Customer Lifetime Value: the best measure of loyalty?

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By: Wise Marketer Staff |

Posted on December 11, 2006

Customer Lifetime Value: the best measure of loyalty?

Customer Lifetime Value (CLV) is increasingly being recognised as one of the most important measures of the worth of a customer, as it takes into account not only the customer's value now but the expected value over their projected lifetime with your company. And it's arguably the best way you can demonstrate that your loyalty programme is working: the CLV of targeted customers always rises, according to Peter Clark, co-editor of The Wise Marketer and co-author of The Loyalty Guide reports.

Customer Lifetime Value is the value of the customer to the business over his or her lifetime as a customer. It is quite sobering to see how big the CLV can be. It is particularly important in high ticket value, low frequency businesses (motor sales or insurance, for example). The costs of setting up an account and establishing the customer are offset over many years so, in terms of profitability, the customer becomes annually more valuable as time passes. It is also true to say that loyalty is a two way investment: both parties must buy into the relationship and invest time, effort and probably money in it. The longer the relationship lasts, the more unlikely it is to break down over some fairly small error or annoyance. Both parties have too much to lose.

Many different ways of measuring and calculating CLV have been developed, to suit different trading situations and purposes. While the values calculated can only be a guide to real future value, using the same formula over many customers does at least give a fairly accurate idea of the comparative value of different customers, or groups of customers. The calculation and use of CLV should be an essential part of every business if maximising future profit is the objective.

Loyalty's relationship with profit In theory, building customer loyalty increases company profits. But how can we measure accurately how effective it is in practice? How can we predict the effect an investment in loyalty will have on the future of the business? No method is perfect, but measuring the effect on Customer Lifetime Value (CLV) is one of the best ways - particularly if managing and maximising profitability over the complete customer life cycle is the goal.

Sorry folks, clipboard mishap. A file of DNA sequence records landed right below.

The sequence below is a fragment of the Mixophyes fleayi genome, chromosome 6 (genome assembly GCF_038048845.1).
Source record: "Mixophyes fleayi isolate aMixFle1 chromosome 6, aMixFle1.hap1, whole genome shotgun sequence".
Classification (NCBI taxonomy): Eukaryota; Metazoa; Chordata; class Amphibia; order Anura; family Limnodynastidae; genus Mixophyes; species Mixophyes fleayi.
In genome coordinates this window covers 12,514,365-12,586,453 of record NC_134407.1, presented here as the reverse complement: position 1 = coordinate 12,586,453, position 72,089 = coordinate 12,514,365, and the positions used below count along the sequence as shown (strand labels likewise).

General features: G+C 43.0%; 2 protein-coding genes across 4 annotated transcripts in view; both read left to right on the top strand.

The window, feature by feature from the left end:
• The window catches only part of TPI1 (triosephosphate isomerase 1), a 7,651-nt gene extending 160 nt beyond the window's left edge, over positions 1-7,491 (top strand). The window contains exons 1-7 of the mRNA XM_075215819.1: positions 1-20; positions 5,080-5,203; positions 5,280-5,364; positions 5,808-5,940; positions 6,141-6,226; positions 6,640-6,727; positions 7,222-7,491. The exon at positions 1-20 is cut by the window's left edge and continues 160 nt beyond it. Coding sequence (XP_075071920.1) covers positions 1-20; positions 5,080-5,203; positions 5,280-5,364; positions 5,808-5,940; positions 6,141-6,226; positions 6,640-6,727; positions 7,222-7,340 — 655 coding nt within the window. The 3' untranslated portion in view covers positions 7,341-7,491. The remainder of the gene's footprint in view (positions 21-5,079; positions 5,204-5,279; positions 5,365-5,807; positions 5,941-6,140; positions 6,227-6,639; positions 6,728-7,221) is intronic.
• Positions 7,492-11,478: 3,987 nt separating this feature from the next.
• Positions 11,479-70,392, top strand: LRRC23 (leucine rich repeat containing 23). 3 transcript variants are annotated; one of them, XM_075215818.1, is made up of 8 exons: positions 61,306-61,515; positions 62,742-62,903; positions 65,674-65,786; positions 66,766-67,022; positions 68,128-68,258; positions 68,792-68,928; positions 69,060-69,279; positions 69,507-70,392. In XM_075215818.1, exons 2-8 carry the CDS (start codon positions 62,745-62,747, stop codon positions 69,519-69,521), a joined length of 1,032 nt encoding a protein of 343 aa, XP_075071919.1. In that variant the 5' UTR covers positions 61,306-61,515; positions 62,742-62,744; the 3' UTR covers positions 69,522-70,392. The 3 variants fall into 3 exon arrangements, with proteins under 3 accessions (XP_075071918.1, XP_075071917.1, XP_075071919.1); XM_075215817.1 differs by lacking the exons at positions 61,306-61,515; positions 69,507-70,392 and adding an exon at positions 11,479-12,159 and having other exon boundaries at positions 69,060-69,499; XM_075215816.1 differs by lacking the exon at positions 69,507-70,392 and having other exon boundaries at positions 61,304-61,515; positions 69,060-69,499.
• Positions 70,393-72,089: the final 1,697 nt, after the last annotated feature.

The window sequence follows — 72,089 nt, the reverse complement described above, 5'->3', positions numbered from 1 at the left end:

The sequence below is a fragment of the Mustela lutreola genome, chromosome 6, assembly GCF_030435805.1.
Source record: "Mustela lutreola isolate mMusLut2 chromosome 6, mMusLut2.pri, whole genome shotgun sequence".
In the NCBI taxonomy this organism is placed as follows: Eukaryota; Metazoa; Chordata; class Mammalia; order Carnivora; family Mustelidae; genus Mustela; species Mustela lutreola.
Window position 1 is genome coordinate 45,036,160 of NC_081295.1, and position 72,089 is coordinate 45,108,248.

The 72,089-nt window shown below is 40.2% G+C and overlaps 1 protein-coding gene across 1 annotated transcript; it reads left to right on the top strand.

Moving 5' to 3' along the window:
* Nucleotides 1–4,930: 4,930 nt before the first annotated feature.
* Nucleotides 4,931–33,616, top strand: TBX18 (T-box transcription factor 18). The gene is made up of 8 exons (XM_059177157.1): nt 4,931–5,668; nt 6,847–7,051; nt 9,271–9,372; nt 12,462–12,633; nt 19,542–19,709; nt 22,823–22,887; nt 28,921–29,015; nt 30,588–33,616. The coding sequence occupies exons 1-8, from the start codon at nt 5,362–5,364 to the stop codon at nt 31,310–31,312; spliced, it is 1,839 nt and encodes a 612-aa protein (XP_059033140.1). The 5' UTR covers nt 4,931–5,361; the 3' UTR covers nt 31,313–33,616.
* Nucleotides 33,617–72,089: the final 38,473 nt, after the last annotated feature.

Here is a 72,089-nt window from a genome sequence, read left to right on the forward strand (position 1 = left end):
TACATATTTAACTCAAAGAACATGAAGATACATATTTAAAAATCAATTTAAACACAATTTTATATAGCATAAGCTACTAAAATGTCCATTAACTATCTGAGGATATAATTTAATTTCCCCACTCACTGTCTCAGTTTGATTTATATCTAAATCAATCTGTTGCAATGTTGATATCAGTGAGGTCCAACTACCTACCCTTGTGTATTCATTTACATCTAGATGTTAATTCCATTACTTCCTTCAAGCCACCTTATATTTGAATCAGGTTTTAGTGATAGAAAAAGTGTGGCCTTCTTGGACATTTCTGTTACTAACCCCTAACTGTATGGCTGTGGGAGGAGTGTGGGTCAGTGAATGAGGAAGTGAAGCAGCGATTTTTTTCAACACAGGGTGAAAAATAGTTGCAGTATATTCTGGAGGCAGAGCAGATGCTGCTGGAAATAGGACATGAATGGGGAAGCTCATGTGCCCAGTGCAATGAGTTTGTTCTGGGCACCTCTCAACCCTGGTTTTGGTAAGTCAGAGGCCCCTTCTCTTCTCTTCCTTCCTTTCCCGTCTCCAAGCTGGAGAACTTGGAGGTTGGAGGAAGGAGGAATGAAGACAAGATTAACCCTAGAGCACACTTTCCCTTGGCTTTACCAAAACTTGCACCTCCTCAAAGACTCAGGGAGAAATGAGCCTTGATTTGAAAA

The positive correlation between customer loyalty and company profit is not a new and revolutionary idea: thirty to forty years ago international management guru, Peter Drucker, said: "It is the purpose of a firm to create satisfied customers" and Theodore Levitt said: "... satisfaction is an important basis for loyalty, which is the key to profitability". Within the marketing arena, the correlation has been expressed even more directly by statements like: "It's 3-5 times as expensive to acquire a new customer as it is to keep an existing customer", and "The best 20% of customers contribute 80% of the company's net profit".

But while most managers and marketers agree with such statements, few companies are able, due to a historical lack of focus on the correlation, to confirm them using their own data. In addition, the calculations required to analyse long term correlations are quite complicated.

Questions to ask - and how to answer them Over the past decade business managers and marketers have become increasingly interested in learning about the loyalty/profitability correlation, leading to more research of customer loyalty (e.g. the causes of customer churn and defection), and the implementation of many loyalty programmes and CRM initiatives.

But despite this interest, most managers still have a number of unanswered questions, including:

  1. Who are the most loyal customers and who are the most disloyal?
  2. Who are the profitable customers and who are the unprofitable customers?
  3. How do we calculate the yield from an investment in customer loyalty?
  4. How much do we have to invest to acquire each new customer?
  5. How much do we have to invest to retain an existing customer?
  6. How much do we have to invest to develop existing customers into 'total' customers?
  7. How much do we have to invest to win back each defected customer?
  8. How should we allocate our marketing budget for the optimal return?

In order to answer those questions in the real world, a business would have to:

  1. Define major correlations between investments in increased customer loyalty and investments in increased profitability;
  2. Define, collect, and analyse key data that is relevant to customer loyalty and profitability;
  3. Predict the results of different strategies, budgets, and campaigns;
  4. Measure the results of those investments;
  5. Report marketing contribution to company growth, profitability and shareholder value.

Investment in both B2C and B2B customers is needed at all stages of the customer lifecycle in order to acquire new customers (and then to wait for an eventual return), to retain and develop customers, and to win back customers who defect.

CLV supports the loyalty business case In order to establish a reliable business case that shows the connection between loyalty and profitability it is necessary to analyse the economics of the customer throughout the entire customer lifecycle. This might seem difficult, particularly for companies that have previously focused mainly on acquisition and product sales, aiming at short term customer profitability. It is also difficult for those companies that market their products through independent distribution channels (and consequently don't have direct customer contact or even a customer database). Over the past decade or so some companies (e.g. retailers) have overcome this problem by using a loyalty programme and a loyalty card to gather data about customers for analysis.

There is a growing interest from management in the value of long term customer relationships, and the value of tools that enable them to effectively implement a loyalty strategy. They are beginning to realise that calculating their customers' lifetime value provides a more solid basis for deciding what strategy is best; for implementing the strategy; and for evaluating the results of the strategy. In the last decade, the development of CLV software models has simplified the calculation of CLV and the use of it to make major marketing decisions, like budget level, segmentation, and channel choice.